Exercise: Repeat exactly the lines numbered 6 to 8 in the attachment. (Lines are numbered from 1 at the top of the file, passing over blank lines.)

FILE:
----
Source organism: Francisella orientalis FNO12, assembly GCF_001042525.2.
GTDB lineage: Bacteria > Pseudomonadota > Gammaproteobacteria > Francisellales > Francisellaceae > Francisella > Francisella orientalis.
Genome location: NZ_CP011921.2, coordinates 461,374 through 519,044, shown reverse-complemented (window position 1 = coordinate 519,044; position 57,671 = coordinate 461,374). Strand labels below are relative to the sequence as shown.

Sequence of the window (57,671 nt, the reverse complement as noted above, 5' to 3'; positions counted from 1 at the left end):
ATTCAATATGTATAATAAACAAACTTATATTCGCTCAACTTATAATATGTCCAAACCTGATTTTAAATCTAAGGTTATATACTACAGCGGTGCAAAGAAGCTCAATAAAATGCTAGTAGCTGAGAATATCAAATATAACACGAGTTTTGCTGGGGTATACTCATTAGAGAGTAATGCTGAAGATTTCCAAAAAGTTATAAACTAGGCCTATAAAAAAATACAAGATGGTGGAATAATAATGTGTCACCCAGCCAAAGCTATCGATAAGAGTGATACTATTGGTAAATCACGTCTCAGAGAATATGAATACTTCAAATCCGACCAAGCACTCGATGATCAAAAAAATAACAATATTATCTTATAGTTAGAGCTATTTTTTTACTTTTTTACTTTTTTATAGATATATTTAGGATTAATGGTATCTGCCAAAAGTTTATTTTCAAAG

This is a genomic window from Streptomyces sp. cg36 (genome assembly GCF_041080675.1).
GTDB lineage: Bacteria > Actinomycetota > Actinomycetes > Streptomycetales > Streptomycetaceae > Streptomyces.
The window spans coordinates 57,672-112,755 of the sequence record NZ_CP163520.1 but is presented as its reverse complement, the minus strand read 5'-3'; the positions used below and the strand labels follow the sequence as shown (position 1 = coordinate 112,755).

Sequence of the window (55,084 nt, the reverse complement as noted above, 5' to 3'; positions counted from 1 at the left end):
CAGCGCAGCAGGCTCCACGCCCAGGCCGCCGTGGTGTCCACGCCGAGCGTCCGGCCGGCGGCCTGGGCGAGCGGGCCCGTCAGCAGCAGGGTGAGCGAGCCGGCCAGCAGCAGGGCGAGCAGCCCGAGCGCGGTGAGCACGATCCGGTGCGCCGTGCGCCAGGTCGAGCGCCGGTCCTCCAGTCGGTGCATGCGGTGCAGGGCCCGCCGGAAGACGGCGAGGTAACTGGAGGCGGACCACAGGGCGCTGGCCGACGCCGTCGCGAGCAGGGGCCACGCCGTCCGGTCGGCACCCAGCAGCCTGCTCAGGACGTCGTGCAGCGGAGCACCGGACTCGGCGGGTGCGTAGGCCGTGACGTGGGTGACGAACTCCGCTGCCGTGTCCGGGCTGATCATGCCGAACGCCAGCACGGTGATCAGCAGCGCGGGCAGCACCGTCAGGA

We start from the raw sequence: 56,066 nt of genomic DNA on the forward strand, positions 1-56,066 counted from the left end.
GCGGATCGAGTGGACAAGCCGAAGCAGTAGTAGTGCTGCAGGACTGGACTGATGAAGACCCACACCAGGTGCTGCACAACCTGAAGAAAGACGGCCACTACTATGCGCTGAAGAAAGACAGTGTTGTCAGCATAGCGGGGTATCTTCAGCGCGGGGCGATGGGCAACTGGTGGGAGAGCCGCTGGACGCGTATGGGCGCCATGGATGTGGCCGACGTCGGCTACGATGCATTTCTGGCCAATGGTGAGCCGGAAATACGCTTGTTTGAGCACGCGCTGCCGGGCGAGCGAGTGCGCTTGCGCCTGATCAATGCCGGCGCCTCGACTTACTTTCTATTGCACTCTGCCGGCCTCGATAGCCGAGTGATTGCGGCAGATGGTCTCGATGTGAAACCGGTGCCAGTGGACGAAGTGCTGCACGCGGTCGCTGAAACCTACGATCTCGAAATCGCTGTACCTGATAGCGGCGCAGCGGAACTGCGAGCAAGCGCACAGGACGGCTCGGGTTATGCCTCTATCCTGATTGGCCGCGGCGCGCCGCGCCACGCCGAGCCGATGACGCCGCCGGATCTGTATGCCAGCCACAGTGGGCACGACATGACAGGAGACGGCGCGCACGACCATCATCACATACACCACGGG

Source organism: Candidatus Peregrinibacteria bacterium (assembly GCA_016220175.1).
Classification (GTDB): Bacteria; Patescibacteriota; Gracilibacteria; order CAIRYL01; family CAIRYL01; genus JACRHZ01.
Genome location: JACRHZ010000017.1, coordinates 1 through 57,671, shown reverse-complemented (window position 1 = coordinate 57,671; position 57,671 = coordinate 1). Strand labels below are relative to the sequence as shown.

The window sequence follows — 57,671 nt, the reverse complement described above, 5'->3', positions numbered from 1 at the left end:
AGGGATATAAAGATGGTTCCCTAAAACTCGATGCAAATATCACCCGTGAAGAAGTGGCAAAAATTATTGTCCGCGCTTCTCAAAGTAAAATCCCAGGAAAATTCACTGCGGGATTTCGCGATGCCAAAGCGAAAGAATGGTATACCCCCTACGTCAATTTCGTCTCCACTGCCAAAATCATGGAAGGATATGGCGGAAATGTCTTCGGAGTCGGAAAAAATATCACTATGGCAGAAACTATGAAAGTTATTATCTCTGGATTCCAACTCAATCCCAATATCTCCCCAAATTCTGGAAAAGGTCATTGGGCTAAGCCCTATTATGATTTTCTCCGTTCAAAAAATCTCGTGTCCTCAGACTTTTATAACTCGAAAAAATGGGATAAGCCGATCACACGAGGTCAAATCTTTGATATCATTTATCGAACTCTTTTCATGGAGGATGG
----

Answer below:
This is a genomic window from Streptomyces sp. cg36 (genome assembly GCF_041080675.1).
GTDB lineage: Bacteria > Actinomycetota > Actinomycetes > Streptomycetales > Streptomycetaceae > Streptomyces.
The window spans coordinates 57,672-112,755 of the sequence record NZ_CP163520.1 but is presented as its reverse complement, the minus strand read 5'-3'; the positions used below and the strand labels follow the sequence as shown (position 1 = coordinate 112,755).